Book Review: The Memory of Things by Gae Polisner

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When we first meet 16 year-old Kyle Donohue in Gae Polisner’s The Memory of Things, he is making his way across the Brooklyn Bridge. He is heading home from school among the many others who are scrambling toward safety after terrorists have attacked the World Trade Center. In the midst of this exodus, Kyle’s attention is drawn to a figure on the edge of the bridge. He thinks it could be a large bird. He soon discovers that this figure is a girl wearing wings. “On the bridge, in those wings. Covered in ash. Then, leaning out like she was going to fly. No, like she wanted to fall” (111). Kyle is compelled to rescue her and bring her back to his home.

The Memory of Things might be set during September 11th, but the novel chronicles all of the challenges that Kyle faces. His father and uncle are working at Ground Zero which brings with it great uncertainty. His mother and younger sister are also supposed to be flying home from California. This leaves Kyle as the only one available to care for his favorite uncle, who is home recovering from injuries sustained in a motorcycle accident. Lastly, his “bird girl” seems to be in shock and is perhaps suffering from a case of amnesia.

Gae Polisner’s writing delicately and deftly captures this heartbreaking day. Her novel will allow teen readers to experience the uncertainty many of us felt, while sparing them the graphic images seared into our own memories. Through their reading, they will come to understand the events of the day like Kyle: “So, now I get it. Now I fully understand. Tuesday, and those planes, they’ve broken something. Permanently. And, in the process, they’ve changed everything. And everyone” (153-154). While those of us alive during 9/11 might be hesitant to relive it, our students are curious. After reading a synopsis of The Memory of Things, my readers expressed an interest because they felt the events of that day have been filtered mainly through adult voices and they thought experiencing it through a teenager’s perspective (even a fictional one) would speak to them in a new way. They know to speak of that day using words like “tragedy,” “devastation,” and “helplessness.” But these labels seem empty in their ability to convey the loss felt by those affected. It is through Kyle’s story that readers will find insight about this event that shaped the America they live in.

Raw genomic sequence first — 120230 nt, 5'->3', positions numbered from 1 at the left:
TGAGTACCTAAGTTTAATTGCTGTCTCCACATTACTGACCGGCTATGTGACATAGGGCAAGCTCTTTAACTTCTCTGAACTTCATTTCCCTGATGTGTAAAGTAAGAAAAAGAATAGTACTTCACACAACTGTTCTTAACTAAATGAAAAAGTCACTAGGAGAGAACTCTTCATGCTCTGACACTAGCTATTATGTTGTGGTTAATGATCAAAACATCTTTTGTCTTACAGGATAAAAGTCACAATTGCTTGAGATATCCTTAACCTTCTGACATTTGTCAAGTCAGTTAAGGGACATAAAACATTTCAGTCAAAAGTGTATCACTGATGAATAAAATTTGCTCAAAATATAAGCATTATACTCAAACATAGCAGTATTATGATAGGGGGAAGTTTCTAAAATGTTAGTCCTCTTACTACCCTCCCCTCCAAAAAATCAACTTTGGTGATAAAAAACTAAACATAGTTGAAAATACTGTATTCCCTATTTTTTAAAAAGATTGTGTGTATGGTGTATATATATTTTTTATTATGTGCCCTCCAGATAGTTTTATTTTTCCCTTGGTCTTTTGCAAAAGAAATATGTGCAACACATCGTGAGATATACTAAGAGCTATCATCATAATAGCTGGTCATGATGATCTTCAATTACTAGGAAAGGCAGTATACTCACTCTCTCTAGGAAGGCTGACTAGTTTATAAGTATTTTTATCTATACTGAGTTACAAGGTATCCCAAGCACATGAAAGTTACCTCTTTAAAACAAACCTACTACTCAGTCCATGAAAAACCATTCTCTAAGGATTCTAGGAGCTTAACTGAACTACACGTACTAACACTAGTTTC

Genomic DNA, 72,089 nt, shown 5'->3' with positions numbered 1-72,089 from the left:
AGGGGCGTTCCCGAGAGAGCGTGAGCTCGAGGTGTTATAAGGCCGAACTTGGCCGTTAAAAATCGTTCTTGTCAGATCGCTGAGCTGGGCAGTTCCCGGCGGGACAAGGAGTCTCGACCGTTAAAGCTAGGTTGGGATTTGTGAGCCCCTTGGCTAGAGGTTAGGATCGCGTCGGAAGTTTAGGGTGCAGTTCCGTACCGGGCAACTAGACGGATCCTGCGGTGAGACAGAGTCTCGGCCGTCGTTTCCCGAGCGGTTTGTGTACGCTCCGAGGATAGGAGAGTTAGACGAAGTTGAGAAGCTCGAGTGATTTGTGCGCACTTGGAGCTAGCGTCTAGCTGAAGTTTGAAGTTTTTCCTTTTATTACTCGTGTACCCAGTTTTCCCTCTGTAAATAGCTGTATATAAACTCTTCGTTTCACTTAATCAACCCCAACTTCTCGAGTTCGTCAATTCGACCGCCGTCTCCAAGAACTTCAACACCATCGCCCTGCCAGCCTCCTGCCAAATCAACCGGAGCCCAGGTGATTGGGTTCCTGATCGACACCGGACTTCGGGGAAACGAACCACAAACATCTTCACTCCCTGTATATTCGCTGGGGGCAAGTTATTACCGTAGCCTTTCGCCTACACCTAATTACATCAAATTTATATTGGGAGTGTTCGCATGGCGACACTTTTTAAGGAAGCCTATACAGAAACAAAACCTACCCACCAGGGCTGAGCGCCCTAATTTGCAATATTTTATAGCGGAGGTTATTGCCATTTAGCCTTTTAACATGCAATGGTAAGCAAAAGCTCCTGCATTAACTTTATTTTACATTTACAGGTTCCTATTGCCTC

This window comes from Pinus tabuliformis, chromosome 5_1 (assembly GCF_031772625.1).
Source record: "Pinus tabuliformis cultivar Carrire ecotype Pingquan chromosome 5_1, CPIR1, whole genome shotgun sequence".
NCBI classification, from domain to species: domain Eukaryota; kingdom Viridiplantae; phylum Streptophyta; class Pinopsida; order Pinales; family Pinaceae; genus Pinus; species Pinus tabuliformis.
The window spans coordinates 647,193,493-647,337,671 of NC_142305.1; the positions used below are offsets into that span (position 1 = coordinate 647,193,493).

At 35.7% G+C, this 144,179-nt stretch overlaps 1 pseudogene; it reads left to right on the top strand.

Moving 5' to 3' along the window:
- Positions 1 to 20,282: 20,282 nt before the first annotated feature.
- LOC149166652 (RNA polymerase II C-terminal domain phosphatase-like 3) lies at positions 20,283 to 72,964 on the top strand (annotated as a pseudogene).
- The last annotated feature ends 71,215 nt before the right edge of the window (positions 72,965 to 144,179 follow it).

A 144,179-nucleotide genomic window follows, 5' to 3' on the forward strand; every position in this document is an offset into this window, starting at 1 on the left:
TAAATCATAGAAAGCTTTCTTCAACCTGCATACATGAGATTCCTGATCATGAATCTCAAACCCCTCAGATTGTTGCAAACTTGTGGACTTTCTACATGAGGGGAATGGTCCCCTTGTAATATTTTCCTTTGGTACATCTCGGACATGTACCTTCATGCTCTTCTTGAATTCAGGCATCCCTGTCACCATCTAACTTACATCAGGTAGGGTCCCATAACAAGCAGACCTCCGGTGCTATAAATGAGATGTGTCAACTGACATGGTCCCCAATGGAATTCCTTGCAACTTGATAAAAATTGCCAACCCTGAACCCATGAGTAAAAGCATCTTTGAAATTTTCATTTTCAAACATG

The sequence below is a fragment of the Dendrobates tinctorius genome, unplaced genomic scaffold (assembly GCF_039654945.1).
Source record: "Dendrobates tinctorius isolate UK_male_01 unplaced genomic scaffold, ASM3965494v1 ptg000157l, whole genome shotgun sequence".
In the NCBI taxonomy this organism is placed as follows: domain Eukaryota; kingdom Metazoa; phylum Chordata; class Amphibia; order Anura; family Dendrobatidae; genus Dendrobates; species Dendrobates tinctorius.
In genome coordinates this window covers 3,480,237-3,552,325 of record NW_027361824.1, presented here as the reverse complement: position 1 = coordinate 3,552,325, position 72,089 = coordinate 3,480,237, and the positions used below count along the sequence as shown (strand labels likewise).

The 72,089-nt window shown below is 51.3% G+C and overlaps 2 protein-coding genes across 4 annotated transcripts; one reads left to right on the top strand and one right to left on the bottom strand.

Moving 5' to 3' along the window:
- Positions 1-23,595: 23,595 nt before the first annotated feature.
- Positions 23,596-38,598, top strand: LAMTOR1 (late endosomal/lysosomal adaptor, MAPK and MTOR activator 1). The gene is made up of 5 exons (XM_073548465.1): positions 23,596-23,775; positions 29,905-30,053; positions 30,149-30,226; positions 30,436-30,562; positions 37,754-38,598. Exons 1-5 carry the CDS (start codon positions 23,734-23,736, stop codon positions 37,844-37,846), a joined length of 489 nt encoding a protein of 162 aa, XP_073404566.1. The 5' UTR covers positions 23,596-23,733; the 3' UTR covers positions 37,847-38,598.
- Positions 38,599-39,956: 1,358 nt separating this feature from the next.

My readers are drawn to books that have multiple narrators. Many of them also love reading books written in verse. The Memory of Things offers both of these features. Readers will get to hear from both Kyle (prose) and the “bird girl” (verse). This offers the opportunity for readers to think about how the format of each character’s voice reflects who they are and where they are emotionally. I think another praiseworthy quality of this story is Kyle’s exploration of masculinity. He feels pressure from the men in his family to be a certain way and he is trying to reconcile that with his own ideals. This is an important tension to explore with students. Kyle is an earnest character, one who readers will want to follow on this journey. Ultimately, while The Memory of Things is set during tragedy, it is a story of healing, in its many forms.

Initially, I will be using this book in the spring for an after-school book club that typically draws about 40 students. Next year, I plan to include it as part of my curriculum. I envision a literature circle with several other novels like ElevenNine, Ten, and Towers Falling. Although each book poses their own important questions, I’d like to focus our overall exploration through the lens of resilience and how people survive experiences that seem insurmountable. Each novel approaches the same historical event from a distinct perspective, which is why I believe using them in a literature circle would be an enriching opportunity for students. Other teachers can easily make the case for such a choice. This literature circle would fall under the 7th grade Common Core standard RL9: “Compare and contrast a fictional portrayal of a time, place, or character and a historical account of the same period as a means of understanding how authors of fiction use or alter history.” It also opens up possibilities to collaborate, especially with your history or art department.

And I will close with perhaps my favorite section of the book: “Change comes in two ways. The first is the blindside way that comes without warning. Like Uncle Matt’s motorcycle accident. Or the Twin Towers collapsing one Tuesday morning as you’re minding your own business in school. Or a girl showing up out of nowhere, covered in ash, and wearing some costume wings. That kind of change takes your breath away. But other times, change comes gradually, in that sure, steady way you can sense coming a mile away. Or maybe a day away. Or, maybe, a few short hours. And since you know it’s coming, you’re supposed to prepare. Brace yourself against the stinging blow. But just because you plant your feet wider, doesn’t mean the blow won’t take you down” (225).